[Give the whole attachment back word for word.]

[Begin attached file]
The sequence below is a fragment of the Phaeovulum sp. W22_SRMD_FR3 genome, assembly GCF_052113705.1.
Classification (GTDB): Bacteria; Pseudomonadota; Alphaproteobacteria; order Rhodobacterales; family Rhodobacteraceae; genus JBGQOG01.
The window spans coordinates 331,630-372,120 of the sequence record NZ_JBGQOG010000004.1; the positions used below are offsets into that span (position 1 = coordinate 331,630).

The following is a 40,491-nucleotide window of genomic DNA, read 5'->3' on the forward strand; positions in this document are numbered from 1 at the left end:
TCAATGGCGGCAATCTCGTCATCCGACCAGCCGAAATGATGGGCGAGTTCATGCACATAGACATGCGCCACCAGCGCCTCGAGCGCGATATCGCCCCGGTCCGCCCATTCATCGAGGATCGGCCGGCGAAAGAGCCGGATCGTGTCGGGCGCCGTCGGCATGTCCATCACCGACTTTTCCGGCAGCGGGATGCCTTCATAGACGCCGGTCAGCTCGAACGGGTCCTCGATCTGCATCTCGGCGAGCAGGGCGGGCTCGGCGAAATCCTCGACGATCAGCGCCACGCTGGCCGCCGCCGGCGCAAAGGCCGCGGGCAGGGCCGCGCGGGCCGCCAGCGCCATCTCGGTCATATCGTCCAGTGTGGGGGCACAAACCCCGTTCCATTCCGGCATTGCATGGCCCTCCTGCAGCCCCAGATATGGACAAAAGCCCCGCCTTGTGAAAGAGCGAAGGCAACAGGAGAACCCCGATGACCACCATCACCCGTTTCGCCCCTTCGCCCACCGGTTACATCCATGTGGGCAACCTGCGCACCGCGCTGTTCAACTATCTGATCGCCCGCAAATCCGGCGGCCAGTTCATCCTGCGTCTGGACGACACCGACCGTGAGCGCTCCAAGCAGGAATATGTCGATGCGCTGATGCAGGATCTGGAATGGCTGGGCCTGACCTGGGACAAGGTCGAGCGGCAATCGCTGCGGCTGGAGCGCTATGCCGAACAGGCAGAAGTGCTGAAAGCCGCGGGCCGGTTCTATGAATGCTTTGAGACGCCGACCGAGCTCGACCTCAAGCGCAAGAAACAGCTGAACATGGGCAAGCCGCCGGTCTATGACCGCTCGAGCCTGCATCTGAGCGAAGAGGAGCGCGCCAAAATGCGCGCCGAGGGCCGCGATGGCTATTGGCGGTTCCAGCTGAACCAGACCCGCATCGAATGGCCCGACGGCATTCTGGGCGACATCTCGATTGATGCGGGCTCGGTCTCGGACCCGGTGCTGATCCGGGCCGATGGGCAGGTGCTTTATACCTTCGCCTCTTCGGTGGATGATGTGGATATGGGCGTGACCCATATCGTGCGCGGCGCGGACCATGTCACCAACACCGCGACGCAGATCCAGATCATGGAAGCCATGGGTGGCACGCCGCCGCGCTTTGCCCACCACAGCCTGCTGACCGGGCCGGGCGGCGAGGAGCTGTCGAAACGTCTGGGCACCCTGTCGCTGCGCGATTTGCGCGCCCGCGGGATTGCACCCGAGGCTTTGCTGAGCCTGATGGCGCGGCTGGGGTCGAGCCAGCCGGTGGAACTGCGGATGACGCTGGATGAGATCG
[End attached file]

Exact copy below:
The sequence below is a fragment of the Phaeovulum sp. W22_SRMD_FR3 genome, assembly GCF_052113705.1.
Classification (GTDB): Bacteria; Pseudomonadota; Alphaproteobacteria; order Rhodobacterales; family Rhodobacteraceae; genus JBGQOG01.
The window spans coordinates 331,630-372,120 of the sequence record NZ_JBGQOG010000004.1; the positions used below are offsets into that span (position 1 = coordinate 331,630).

The following is a 40,491-nucleotide window of genomic DNA, read 5'->3' on the forward strand; positions in this document are numbered from 1 at the left end:
TCAATGGCGGCAATCTCGTCATCCGACCAGCCGAAATGATGGGCGAGTTCATGCACATAGACATGCGCCACCAGCGCCTCGAGCGCGATATCGCCCCGGTCCGCCCATTCATCGAGGATCGGCCGGCGAAAGAGCCGGATCGTGTCGGGCGCCGTCGGCATGTCCATCACCGACTTTTCCGGCAGCGGGATGCCTTCATAGACGCCGGTCAGCTCGAACGGGTCCTCGATCTGCATCTCGGCGAGCAGGGCGGGCTCGGCGAAATCCTCGACGATCAGCGCCACGCTGGCCGCCGCCGGCGCAAAGGCCGCGGGCAGGGCCGCGCGGGCCGCCAGCGCCATCTCGGTCATATCGTCCAGTGTGGGGGCACAAACCCCGTTCCATTCCGGCATTGCATGGCCCTCCTGCAGCCCCAGATATGGACAAAAGCCCCGCCTTGTGAAAGAGCGAAGGCAACAGGAGAACCCCGATGACCACCATCACCCGTTTCGCCCCTTCGCCCACCGGTTACATCCATGTGGGCAACCTGCGCACCGCGCTGTTCAACTATCTGATCGCCCGCAAATCCGGCGGCCAGTTCATCCTGCGTCTGGACGACACCGACCGTGAGCGCTCCAAGCAGGAATATGTCGATGCGCTGATGCAGGATCTGGAATGGCTGGGCCTGACCTGGGACAAGGTCGAGCGGCAATCGCTGCGGCTGGAGCGCTATGCCGAACAGGCAGAAGTGCTGAAAGCCGCGGGCCGGTTCTATGAATGCTTTGAGACGCCGACCGAGCTCGACCTCAAGCGCAAGAAACAGCTGAACATGGGCAAGCCGCCGGTCTATGACCGCTCGAGCCTGCATCTGAGCGAAGAGGAGCGCGCCAAAATGCGCGCCGAGGGCCGCGATGGCTATTGGCGGTTCCAGCTGAACCAGACCCGCATCGAATGGCCCGACGGCATTCTGGGCGACATCTCGATTGATGCGGGCTCGGTCTCGGACCCGGTGCTGATCCGGGCCGATGGGCAGGTGCTTTATACCTTCGCCTCTTCGGTGGATGATGTGGATATGGGCGTGACCCATATCGTGCGCGGCGCGGACCATGTCACCAACACCGCGACGCAGATCCAGATCATGGAAGCCATGGGTGGCACGCCGCCGCGCTTTGCCCACCACAGCCTGCTGACCGGGCCGGGCGGCGAGGAGCTGTCGAAACGTCTGGGCACCCTGTCGCTGCGCGATTTGCGCGCCCGCGGGATTGCACCCGAGGCTTTGCTGAGCCTGATGGCGCGGCTGGGGTCGAGCCAGCCGGTGGAACTGCGGATGACGCTGGATGAGATCG